Drawing a fixed dollar amount from your portfolio will help ensure that your standard of living declines as the years go by. That's not what most retirees want. Therefore, it's wise to factor your approach to inflation into your spending plan, to allow for higher withdrawals in years in which your cost of living is on the move. The "4% guideline," for example, assumes that a retiree withdraws 4% of his or her portfolio in year 1 of retirement, and then inflation-adjusts the dollar amount as the years go by. In making your inflation assumptions, consider that Canada's Consumer Price Index has increased at an average of 4.1% since its inception in 1968, but only 1.8% over the past 25 years. In years when inflation is low or non-existent, your spending needs are unchanged or your investment portfolio has declined, it makes sense to skip an inflation adjustment.

Step 6: Document your cash-flow generation.

This is the meat of the statement: Where will you go for cash from your portfolio on an ongoing basis? Option 1, living on income distributions alone, is the old-school way to do it, but it might not be practical given today's low yields. Nor will an income-centric portfolio necessarily be optimal from a risk-return standpoint. Option 2 is to use rebalancing, which entails selling highly appreciated portions of the portfolio, to fund living expenses. Option 3 blends the two strategies: The retiree uses income distributions to provide a baseline of living expenses but doesn't stretch for yield. He or she then periodically rebalances to shake out additional living expenses.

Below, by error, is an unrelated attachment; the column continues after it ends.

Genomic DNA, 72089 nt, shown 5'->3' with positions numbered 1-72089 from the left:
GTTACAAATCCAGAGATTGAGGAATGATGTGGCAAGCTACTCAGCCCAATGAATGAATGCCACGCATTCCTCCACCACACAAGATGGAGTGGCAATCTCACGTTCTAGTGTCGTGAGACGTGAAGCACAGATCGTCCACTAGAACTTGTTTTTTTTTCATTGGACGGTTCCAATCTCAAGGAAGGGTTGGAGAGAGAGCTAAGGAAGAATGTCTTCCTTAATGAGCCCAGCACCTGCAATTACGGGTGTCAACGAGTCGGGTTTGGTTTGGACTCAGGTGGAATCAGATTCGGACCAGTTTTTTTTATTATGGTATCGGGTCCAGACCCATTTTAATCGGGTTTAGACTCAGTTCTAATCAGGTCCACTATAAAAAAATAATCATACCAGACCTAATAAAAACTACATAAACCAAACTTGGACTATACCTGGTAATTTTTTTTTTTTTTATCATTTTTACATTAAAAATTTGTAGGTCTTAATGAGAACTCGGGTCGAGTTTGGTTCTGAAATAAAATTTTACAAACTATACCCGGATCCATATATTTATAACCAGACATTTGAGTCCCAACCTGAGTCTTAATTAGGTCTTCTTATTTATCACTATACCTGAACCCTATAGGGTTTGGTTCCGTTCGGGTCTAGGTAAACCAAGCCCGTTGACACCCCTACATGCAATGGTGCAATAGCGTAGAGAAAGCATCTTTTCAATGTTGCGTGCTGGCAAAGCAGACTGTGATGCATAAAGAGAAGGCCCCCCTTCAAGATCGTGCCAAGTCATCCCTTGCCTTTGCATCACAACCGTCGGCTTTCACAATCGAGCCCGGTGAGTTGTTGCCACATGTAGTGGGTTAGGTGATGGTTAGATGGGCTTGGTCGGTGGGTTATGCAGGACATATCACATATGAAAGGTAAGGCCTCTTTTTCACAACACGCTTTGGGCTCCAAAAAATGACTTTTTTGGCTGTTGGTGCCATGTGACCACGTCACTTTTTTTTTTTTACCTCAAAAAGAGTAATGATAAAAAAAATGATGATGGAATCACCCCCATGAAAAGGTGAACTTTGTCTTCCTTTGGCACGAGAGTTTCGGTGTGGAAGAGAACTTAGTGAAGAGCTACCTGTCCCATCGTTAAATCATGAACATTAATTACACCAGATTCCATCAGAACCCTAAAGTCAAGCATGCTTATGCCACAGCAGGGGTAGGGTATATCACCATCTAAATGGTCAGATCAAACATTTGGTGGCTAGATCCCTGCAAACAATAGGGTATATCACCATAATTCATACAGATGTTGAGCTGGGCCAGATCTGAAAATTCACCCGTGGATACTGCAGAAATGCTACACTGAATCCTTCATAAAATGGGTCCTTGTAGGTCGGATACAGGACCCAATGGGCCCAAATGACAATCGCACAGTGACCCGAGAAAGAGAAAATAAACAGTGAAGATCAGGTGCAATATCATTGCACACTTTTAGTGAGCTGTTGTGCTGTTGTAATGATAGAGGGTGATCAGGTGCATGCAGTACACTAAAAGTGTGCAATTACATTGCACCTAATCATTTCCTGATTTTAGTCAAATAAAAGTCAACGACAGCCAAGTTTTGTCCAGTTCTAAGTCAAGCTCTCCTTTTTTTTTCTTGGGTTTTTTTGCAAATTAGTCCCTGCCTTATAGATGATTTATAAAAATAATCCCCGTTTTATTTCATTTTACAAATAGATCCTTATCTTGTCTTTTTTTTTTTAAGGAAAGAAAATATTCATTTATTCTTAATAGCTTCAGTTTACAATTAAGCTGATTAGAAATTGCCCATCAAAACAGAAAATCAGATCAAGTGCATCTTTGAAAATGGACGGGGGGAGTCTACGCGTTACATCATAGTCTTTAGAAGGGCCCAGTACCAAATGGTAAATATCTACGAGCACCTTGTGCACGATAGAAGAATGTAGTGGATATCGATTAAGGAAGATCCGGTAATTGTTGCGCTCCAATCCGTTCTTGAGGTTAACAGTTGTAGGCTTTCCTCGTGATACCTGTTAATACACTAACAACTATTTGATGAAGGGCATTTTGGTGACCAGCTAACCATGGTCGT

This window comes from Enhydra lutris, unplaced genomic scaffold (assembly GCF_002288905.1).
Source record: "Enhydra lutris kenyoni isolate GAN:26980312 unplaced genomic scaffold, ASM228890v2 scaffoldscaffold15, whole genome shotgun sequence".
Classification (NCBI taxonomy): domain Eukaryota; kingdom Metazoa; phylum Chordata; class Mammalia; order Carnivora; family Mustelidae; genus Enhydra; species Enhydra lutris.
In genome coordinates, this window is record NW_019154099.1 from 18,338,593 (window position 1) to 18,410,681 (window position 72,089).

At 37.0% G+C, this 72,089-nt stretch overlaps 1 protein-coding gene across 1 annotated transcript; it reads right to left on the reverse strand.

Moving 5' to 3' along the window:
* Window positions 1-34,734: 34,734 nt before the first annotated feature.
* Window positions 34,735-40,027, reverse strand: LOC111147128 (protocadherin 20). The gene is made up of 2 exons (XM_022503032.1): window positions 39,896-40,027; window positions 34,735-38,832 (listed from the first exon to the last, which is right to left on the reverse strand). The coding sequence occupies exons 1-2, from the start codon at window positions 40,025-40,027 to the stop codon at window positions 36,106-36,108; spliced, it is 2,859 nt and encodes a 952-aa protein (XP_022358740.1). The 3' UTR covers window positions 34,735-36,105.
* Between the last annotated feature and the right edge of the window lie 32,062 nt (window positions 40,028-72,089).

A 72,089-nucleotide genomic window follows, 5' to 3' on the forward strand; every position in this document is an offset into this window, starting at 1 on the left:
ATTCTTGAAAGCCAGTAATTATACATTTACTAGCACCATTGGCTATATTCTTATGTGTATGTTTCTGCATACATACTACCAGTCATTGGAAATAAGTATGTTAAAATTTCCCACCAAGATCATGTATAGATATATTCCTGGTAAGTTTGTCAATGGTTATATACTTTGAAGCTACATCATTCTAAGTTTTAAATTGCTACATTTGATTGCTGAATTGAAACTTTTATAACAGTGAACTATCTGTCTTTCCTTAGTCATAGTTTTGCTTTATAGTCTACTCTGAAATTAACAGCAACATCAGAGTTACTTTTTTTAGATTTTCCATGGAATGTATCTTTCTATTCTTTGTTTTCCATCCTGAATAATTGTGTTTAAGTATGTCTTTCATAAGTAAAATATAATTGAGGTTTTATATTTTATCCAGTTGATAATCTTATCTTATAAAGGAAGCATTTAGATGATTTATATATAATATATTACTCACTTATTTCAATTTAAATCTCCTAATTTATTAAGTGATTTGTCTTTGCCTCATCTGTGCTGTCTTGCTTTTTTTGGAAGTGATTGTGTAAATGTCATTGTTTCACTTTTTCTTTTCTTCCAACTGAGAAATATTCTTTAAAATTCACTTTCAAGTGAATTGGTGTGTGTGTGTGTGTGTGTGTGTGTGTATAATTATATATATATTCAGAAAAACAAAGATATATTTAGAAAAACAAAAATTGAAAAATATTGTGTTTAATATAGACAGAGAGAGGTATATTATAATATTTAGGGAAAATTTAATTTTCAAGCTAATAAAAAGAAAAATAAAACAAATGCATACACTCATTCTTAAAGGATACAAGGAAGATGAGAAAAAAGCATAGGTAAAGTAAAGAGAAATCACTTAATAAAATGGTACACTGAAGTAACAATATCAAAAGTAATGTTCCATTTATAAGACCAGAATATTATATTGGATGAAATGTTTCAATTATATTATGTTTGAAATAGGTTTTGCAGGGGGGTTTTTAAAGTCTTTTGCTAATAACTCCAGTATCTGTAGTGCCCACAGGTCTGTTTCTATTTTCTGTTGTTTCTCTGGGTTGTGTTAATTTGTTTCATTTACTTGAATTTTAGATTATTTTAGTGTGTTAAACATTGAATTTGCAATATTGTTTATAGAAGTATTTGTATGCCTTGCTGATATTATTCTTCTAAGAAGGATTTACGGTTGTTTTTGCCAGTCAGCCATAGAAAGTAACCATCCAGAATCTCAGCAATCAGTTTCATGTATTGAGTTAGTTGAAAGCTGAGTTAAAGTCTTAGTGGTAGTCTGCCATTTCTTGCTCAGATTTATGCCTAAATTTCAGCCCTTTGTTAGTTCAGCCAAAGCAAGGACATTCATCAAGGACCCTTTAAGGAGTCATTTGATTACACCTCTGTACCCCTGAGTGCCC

Step 7: Document your approach to withdrawals.

Like the previous step, this step requires careful consideration, because it can have a big impact on the viability of your plan as well as the variability of your cash flows during retirement. Here you're documenting not just your withdrawal rate--though that's in the mix, too -- but also your approach to withdrawals. Option 1 -- withdrawing, say, 4% of the portfolio and then inflation-adjusting the dollar amounts annually -- will deliver a fairly stable in-retirement cash flow. Option 2, spending a fixed percentage of the portfolio year in and year out, helps tether withdrawals to the portfolio’s performance, but will lead to significant variability in cash flows. Option 3 is a hybrid of the first two methods. It entails using a fixed percentage withdrawal as the baseline, but employs limits to ensure that spending never goes above or below certain levels. Under Option 4, a retiree is spending just a portfolio's income distributions, whatever they might be.

Step 8: Specify whether and when minimum withdrawals apply.

Document which of your accounts are or will be subject to required minimum withdrawals. These apply to accounts such as registered retirement income funds (RRIFs). Also note when RRSPs must be converted, for both you and your spouse, based on your birthdays. By the end of the year that you turn 71, RRSP assets must be transferred to a RRIF or to a registered annuity if you wish to continue to take advantage of the ability to defer taxes. The only other alternative, cashing out your RRSP, would result in the full amount being taxed at your highest marginal rate.